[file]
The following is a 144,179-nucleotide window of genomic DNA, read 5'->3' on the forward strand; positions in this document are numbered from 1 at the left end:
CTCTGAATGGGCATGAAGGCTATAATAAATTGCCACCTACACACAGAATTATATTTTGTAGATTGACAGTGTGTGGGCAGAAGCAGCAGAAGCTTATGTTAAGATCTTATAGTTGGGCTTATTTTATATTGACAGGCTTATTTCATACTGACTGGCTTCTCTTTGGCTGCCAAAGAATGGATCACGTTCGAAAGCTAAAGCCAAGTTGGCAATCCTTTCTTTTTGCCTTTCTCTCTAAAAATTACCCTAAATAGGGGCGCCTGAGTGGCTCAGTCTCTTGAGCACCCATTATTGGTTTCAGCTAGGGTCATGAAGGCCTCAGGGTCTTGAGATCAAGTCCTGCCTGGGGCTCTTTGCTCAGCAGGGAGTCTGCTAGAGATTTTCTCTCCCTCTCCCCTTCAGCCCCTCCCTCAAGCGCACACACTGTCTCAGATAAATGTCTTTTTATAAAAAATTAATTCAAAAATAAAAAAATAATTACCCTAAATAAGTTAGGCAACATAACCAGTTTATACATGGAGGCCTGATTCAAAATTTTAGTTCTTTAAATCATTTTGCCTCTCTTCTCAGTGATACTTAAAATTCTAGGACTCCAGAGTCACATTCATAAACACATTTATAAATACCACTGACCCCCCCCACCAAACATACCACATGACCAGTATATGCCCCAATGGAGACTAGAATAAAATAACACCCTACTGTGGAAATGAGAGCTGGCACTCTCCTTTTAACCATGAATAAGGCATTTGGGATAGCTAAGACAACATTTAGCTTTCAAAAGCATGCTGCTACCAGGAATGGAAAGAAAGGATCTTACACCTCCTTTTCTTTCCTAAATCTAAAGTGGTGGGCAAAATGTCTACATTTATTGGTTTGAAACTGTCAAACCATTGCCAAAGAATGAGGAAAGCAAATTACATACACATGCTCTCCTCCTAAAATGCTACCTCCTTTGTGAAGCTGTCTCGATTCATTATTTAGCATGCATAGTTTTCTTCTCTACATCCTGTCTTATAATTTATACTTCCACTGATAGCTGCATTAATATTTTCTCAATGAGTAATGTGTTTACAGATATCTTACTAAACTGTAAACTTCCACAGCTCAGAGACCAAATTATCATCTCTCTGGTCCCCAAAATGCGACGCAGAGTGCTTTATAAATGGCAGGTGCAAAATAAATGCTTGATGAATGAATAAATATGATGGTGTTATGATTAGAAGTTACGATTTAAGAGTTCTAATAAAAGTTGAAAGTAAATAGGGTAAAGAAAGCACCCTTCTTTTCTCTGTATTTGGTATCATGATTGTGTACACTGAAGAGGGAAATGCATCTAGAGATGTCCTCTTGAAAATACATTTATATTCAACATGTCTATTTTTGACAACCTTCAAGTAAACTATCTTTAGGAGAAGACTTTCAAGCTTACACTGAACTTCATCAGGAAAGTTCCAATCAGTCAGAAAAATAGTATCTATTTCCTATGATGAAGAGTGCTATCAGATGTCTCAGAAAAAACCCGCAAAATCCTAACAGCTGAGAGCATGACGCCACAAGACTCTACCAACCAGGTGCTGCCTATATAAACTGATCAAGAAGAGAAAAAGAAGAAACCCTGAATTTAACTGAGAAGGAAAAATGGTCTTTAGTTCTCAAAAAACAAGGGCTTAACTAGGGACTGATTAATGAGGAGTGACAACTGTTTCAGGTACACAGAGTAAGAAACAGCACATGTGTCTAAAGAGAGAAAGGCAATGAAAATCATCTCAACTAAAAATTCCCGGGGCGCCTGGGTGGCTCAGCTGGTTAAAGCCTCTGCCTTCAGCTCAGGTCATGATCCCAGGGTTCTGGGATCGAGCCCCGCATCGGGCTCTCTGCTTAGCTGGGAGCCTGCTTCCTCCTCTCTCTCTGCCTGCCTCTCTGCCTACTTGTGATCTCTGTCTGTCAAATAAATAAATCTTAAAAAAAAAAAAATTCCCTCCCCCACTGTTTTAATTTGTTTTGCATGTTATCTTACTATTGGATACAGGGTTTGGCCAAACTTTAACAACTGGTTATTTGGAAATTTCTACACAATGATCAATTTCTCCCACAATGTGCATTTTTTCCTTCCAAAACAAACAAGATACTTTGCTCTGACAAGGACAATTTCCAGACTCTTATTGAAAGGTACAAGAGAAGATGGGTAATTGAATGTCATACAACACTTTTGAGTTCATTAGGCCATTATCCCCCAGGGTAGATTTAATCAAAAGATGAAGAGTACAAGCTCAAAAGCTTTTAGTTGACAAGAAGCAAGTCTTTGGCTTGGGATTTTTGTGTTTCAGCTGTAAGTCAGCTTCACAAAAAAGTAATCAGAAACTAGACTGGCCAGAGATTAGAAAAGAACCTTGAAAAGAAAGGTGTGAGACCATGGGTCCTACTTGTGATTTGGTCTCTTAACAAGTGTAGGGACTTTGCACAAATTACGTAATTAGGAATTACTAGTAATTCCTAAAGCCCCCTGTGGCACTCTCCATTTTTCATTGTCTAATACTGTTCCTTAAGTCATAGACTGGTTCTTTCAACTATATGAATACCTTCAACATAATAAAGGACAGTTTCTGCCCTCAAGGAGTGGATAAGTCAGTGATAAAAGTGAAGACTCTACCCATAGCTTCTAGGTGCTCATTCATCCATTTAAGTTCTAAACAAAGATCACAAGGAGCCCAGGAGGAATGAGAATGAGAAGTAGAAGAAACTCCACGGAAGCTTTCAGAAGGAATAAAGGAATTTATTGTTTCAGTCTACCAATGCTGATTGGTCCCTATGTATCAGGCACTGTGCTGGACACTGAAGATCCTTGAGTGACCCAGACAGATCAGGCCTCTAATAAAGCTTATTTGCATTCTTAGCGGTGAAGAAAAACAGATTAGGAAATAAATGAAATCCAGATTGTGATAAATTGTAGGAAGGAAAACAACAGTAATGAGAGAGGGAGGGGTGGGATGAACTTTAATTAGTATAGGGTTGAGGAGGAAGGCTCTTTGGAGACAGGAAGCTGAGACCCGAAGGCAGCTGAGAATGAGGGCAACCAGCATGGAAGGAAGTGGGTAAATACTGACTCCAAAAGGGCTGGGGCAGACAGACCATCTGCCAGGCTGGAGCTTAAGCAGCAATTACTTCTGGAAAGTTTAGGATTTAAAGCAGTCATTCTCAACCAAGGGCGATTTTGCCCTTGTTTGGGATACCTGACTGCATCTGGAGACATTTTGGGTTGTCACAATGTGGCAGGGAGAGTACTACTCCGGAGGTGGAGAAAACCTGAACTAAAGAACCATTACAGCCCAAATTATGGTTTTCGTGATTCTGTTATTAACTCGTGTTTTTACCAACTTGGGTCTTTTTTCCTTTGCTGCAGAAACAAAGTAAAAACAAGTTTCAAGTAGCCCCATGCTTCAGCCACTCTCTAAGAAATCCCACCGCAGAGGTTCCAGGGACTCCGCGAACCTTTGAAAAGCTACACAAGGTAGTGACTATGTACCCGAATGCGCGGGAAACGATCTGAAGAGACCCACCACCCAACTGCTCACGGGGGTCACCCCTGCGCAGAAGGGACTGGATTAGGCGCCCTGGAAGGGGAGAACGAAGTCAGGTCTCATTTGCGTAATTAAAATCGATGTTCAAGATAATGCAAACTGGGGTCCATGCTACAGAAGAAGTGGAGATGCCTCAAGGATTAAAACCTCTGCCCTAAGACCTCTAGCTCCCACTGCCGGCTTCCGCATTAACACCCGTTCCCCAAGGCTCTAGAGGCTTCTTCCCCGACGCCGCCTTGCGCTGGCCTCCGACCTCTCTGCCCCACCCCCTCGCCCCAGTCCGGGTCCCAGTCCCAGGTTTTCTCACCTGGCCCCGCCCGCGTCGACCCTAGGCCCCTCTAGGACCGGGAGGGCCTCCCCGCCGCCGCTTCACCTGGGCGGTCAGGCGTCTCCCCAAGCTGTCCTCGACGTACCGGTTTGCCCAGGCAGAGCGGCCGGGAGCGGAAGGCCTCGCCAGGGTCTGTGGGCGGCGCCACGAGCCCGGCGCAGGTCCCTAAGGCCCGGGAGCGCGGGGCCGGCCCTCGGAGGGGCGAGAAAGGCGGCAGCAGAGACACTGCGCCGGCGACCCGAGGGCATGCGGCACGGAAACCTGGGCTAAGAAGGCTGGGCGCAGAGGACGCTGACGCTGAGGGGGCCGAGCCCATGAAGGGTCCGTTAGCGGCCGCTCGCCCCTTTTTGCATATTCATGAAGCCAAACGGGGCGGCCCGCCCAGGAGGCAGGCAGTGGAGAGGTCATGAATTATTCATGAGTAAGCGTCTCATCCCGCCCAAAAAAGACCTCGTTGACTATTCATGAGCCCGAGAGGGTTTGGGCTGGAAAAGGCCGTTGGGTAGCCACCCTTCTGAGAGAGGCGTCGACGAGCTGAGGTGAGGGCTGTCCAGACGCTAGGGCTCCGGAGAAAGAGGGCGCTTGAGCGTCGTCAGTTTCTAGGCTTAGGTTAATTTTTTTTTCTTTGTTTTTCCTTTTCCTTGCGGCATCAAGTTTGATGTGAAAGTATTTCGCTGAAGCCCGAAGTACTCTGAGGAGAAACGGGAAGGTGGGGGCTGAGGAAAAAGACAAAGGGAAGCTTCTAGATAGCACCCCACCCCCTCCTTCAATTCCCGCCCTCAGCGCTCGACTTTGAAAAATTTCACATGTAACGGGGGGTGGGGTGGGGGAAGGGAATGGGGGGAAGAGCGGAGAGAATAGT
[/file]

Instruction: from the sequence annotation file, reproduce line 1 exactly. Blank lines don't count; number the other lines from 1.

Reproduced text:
The following is a 144,179-nucleotide window of genomic DNA, read 5'->3' on the forward strand; positions in this document are numbered from 1 at the left end: